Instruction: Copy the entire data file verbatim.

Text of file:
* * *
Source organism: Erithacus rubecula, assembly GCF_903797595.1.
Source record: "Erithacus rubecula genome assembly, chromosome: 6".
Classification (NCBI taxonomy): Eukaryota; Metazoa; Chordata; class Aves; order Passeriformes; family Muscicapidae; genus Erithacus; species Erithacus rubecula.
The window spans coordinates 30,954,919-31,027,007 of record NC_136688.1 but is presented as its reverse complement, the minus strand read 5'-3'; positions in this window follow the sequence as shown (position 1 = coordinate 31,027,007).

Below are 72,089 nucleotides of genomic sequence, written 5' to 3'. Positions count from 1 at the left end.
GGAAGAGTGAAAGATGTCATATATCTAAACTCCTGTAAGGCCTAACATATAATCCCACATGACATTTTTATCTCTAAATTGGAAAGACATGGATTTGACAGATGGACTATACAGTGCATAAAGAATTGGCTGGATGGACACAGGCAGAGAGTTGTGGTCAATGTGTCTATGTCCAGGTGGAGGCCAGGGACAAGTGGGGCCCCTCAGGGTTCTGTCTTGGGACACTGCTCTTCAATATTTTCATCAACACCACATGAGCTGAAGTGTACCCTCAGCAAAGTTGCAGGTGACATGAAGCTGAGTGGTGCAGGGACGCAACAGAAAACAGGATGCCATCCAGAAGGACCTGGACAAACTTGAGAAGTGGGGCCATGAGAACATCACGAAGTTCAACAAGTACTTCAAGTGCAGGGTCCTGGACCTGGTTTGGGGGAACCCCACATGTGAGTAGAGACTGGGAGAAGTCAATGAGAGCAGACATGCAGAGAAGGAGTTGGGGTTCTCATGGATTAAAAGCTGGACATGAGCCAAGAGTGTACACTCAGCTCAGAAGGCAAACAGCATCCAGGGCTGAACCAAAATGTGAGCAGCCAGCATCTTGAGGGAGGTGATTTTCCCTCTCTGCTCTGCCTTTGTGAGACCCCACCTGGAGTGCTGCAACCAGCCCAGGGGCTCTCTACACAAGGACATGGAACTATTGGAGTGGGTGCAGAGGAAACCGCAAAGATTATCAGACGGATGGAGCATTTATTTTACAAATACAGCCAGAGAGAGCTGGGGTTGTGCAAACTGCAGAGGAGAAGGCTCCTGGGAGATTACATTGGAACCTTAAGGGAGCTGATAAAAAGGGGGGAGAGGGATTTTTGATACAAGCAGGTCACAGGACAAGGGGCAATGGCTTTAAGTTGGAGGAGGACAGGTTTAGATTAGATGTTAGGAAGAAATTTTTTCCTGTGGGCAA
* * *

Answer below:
Source organism: Erithacus rubecula, assembly GCF_903797595.1.
Source record: "Erithacus rubecula genome assembly, chromosome: 6".
Classification (NCBI taxonomy): Eukaryota; Metazoa; Chordata; class Aves; order Passeriformes; family Muscicapidae; genus Erithacus; species Erithacus rubecula.
The window spans coordinates 30,954,919-31,027,007 of record NC_136688.1 but is presented as its reverse complement, the minus strand read 5'-3'; positions in this window follow the sequence as shown (position 1 = coordinate 31,027,007).

Below are 72,089 nucleotides of genomic sequence, written 5' to 3'. Positions count from 1 at the left end.
GGAAGAGTGAAAGATGTCATATATCTAAACTCCTGTAAGGCCTAACATATAATCCCACATGACATTTTTATCTCTAAATTGGAAAGACATGGATTTGACAGATGGACTATACAGTGCATAAAGAATTGGCTGGATGGACACAGGCAGAGAGTTGTGGTCAATGTGTCTATGTCCAGGTGGAGGCCAGGGACAAGTGGGGCCCCTCAGGGTTCTGTCTTGGGACACTGCTCTTCAATATTTTCATCAACACCACATGAGCTGAAGTGTACCCTCAGCAAAGTTGCAGGTGACATGAAGCTGAGTGGTGCAGGGACGCAACAGAAAACAGGATGCCATCCAGAAGGACCTGGACAAACTTGAGAAGTGGGGCCATGAGAACATCACGAAGTTCAACAAGTACTTCAAGTGCAGGGTCCTGGACCTGGTTTGGGGGAACCCCACATGTGAGTAGAGACTGGGAGAAGTCAATGAGAGCAGACATGCAGAGAAGGAGTTGGGGTTCTCATGGATTAAAAGCTGGACATGAGCCAAGAGTGTACACTCAGCTCAGAAGGCAAACAGCATCCAGGGCTGAACCAAAATGTGAGCAGCCAGCATCTTGAGGGAGGTGATTTTCCCTCTCTGCTCTGCCTTTGTGAGACCCCACCTGGAGTGCTGCAACCAGCCCAGGGGCTCTCTACACAAGGACATGGAACTATTGGAGTGGGTGCAGAGGAAACCGCAAAGATTATCAGACGGATGGAGCATTTATTTTACAAATACAGCCAGAGAGAGCTGGGGTTGTGCAAACTGCAGAGGAGAAGGCTCCTGGGAGATTACATTGGAACCTTAAGGGAGCTGATAAAAAGGGGGGAGAGGGATTTTTGATACAAGCAGGTCACAGGACAAGGGGCAATGGCTTTAAGTTGGAGGAGGACAGGTTTAGATTAGATGTTAGGAAGAAATTTTTTCCTGTGGGCAA